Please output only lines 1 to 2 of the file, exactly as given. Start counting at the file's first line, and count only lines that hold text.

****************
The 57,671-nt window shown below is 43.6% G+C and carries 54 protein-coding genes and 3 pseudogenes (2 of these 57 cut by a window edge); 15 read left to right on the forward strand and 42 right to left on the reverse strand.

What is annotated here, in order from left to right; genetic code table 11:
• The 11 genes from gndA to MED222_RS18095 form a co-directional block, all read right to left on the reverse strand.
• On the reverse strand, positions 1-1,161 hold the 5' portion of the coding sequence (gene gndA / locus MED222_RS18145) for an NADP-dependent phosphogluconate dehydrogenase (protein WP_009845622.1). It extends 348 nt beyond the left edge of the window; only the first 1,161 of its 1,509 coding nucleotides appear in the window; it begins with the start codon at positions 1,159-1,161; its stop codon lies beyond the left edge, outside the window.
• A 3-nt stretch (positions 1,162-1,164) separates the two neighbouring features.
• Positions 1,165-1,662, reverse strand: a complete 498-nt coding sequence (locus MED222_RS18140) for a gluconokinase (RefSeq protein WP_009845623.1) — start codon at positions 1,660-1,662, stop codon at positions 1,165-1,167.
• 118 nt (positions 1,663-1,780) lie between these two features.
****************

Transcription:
The 57,671-nt window shown below is 43.6% G+C and carries 54 protein-coding genes and 3 pseudogenes (2 of these 57 cut by a window edge); 15 read left to right on the forward strand and 42 right to left on the reverse strand.

What is annotated here, in order from left to right; genetic code table 11: